Ardglass Trawler Crew Rescued After Running Aground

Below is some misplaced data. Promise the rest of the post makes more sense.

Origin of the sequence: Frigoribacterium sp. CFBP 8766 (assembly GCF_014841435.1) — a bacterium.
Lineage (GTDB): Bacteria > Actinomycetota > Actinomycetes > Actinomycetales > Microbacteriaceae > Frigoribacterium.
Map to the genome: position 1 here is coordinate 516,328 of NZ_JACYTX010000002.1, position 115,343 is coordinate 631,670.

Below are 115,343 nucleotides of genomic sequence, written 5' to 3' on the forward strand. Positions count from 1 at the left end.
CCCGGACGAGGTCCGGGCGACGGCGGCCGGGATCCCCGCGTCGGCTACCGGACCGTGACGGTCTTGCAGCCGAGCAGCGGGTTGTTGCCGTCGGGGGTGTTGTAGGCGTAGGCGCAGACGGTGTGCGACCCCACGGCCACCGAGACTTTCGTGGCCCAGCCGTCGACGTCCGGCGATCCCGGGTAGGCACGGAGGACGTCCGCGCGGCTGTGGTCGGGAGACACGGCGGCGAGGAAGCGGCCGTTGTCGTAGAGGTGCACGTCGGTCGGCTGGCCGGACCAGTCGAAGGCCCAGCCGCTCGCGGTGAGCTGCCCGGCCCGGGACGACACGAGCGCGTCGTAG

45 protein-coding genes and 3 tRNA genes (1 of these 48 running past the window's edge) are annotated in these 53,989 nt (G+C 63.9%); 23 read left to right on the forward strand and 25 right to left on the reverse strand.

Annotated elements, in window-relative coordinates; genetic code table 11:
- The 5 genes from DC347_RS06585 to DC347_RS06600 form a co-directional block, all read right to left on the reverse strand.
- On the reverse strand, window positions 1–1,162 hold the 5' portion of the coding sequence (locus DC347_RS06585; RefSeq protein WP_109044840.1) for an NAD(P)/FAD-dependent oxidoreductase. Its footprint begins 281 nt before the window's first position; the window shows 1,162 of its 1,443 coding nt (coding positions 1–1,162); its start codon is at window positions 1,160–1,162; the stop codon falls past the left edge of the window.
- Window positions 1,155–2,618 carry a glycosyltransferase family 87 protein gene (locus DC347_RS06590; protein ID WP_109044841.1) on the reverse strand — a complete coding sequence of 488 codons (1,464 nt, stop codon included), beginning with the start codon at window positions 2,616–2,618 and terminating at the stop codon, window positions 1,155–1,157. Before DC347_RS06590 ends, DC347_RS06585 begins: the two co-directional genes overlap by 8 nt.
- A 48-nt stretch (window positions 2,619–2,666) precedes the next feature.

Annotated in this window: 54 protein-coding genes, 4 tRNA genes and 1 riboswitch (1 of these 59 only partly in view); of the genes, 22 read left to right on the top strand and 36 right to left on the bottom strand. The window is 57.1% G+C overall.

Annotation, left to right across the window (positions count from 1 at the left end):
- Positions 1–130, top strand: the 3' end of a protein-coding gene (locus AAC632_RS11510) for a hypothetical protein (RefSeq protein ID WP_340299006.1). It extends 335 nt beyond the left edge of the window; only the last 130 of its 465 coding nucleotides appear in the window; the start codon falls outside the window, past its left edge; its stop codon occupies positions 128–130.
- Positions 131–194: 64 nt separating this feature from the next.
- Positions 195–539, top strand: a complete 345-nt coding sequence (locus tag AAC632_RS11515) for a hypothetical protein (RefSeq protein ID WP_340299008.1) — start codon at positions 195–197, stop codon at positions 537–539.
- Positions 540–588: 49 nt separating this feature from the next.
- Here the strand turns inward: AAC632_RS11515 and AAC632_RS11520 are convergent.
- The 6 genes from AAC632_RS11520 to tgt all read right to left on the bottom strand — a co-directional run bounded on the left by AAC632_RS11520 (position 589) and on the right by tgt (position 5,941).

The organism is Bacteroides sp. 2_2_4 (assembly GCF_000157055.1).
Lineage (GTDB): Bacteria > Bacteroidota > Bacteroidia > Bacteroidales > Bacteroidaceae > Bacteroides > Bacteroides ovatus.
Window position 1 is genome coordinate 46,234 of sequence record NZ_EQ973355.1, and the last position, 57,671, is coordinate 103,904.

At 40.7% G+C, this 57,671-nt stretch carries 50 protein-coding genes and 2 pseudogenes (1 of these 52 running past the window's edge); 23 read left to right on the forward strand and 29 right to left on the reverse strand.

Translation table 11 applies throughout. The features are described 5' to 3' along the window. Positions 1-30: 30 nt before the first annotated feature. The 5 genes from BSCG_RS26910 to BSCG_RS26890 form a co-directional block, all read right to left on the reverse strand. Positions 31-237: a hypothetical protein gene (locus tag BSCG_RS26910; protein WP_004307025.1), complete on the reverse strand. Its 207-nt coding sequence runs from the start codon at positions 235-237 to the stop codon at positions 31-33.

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Karen, ran on to the rocks north of Ardglass in the dark. The weather conditions at the time were calm and as the vessel collided on to the rocks, the four-man crew immediately put their survival training into practice and launched the inflatable lifeboat as the vessel was potentially in danger of sinking. Skipper Simon Wills sent out a Mayday signal and the rescue services responded at once. The Portaferry RNLI lifefboat was dispatched as was the Irish Coastguard rescue helicopter, but as the RNLI arrived in around 20 minutes and the crew were safe, the helicopter was then stood down. Although the crew were rescued safely it is understood that one crewman fell and injured his back when the boat struck the rocks. The Karen was refloated off the rocks that same evening and taken into Ardglass harbour when the two NI Fire Service tenders had three pumps in operation empyting out the water causing a serious stability problem to the vessel.  Inspectors from the Marine and Coastguard Agency were also on the scene the following day investigating the causes of the near sinking. [caption id="attachment_18661" align="alignleft" width="400" caption="The Ardglass prawn trawler, the Karen, that ran aground on Monday evening on rocks just north of the harbour."][/caption] The skipper and crew have inspected the vessel berthed in the harbour and there is considerable damage done to the bottom of the hull. Repairs will likely take several weeks to complete on the slip in Kilkeel. Ritchie Highlights Need To Keep Local Coastguard Services SDLP Leader and South Down MP Margaret Ritchie said the families of a crew involved in the sea rescue near Ardglass on Monday are hugely relieved after they were brought to safety and the incident underlines the need for coastguard services in the area. Ms Ritchie said,“My thoughts and that of the community are with the crew and their families as they come to terms with this traumatic ordeal. “Thankfully, due to the professionalism and speedy efforts of the Belfast Coastguard this did not end in tragedy and the crew are now looking forward to the New Year with their families. “Over the last few months I have repeatedly called for the retention of the Belfast Coastguard and have made British Government Ministers aware that the removal of this service could have very serious implications for the safety of our community and fishermen. “I hope that this near tragedy will focus the attentions of the ministers involved in coastguard provision and that the proposals to remove the Belfast Coastguard will be reviewed with immediate effect.” PCS Opposes Cuts To Coastguard Service Opposing any cuts in the HM Coastguard service, Ian Graham, Public and Communications Services union representative, who is based at Northern Ireland’s  Coastguard Centre in Banqor said, “We fully support a manned Coastguard station based here in Northen Ireland and we are concerned about the current public consultation to change these services. You cannot replace local knowledge especially in an emergency. There is so much that can go wrong with having rescue services operated from hundreds of miles away. For example, even a simple issue of local accents can confuse communications. “Also, it is little reassurance  to someone perhaps in the water in rough weather in an emergency especially at this time of year knowing their life depends on someone many miles away. “What the government is proposing is a huge 25% cut which will affect front line service. Only a very small percentage of admin and support staff will lose out. This is not an acceptable proposal.”]]>

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